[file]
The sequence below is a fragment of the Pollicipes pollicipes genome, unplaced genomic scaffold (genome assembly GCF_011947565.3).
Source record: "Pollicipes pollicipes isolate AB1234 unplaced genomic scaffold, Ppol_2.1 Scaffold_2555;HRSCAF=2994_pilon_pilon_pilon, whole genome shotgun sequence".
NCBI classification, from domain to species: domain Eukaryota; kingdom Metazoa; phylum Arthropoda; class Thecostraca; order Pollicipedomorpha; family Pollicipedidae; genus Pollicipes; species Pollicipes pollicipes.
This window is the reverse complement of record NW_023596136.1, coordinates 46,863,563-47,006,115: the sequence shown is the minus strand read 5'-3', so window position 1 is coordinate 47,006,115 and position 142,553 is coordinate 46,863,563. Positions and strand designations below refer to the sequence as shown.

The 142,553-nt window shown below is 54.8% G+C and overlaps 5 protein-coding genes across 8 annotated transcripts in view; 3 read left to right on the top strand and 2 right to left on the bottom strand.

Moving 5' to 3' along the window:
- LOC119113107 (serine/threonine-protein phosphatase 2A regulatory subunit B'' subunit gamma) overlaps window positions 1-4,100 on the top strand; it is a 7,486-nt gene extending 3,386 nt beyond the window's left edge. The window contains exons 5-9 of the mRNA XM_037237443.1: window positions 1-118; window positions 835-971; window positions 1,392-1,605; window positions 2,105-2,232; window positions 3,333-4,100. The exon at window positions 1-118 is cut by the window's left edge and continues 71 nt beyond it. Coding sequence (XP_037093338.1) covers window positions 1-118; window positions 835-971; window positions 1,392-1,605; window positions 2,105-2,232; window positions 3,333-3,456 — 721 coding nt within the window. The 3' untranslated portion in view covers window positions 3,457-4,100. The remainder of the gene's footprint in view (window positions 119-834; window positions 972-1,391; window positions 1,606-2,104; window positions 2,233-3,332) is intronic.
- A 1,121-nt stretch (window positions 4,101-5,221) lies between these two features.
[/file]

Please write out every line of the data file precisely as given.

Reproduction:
The sequence below is a fragment of the Pollicipes pollicipes genome, unplaced genomic scaffold (genome assembly GCF_011947565.3).
Source record: "Pollicipes pollicipes isolate AB1234 unplaced genomic scaffold, Ppol_2.1 Scaffold_2555;HRSCAF=2994_pilon_pilon_pilon, whole genome shotgun sequence".
NCBI classification, from domain to species: domain Eukaryota; kingdom Metazoa; phylum Arthropoda; class Thecostraca; order Pollicipedomorpha; family Pollicipedidae; genus Pollicipes; species Pollicipes pollicipes.
This window is the reverse complement of record NW_023596136.1, coordinates 46,863,563-47,006,115: the sequence shown is the minus strand read 5'-3', so window position 1 is coordinate 47,006,115 and position 142,553 is coordinate 46,863,563. Positions and strand designations below refer to the sequence as shown.

The 142,553-nt window shown below is 54.8% G+C and overlaps 5 protein-coding genes across 8 annotated transcripts in view; 3 read left to right on the top strand and 2 right to left on the bottom strand.

Moving 5' to 3' along the window:
- LOC119113107 (serine/threonine-protein phosphatase 2A regulatory subunit B'' subunit gamma) overlaps window positions 1-4,100 on the top strand; it is a 7,486-nt gene extending 3,386 nt beyond the window's left edge. The window contains exons 5-9 of the mRNA XM_037237443.1: window positions 1-118; window positions 835-971; window positions 1,392-1,605; window positions 2,105-2,232; window positions 3,333-4,100. The exon at window positions 1-118 is cut by the window's left edge and continues 71 nt beyond it. Coding sequence (XP_037093338.1) covers window positions 1-118; window positions 835-971; window positions 1,392-1,605; window positions 2,105-2,232; window positions 3,333-3,456 — 721 coding nt within the window. The 3' untranslated portion in view covers window positions 3,457-4,100. The remainder of the gene's footprint in view (window positions 119-834; window positions 972-1,391; window positions 1,606-2,104; window positions 2,233-3,332) is intronic.
- A 1,121-nt stretch (window positions 4,101-5,221) lies between these two features.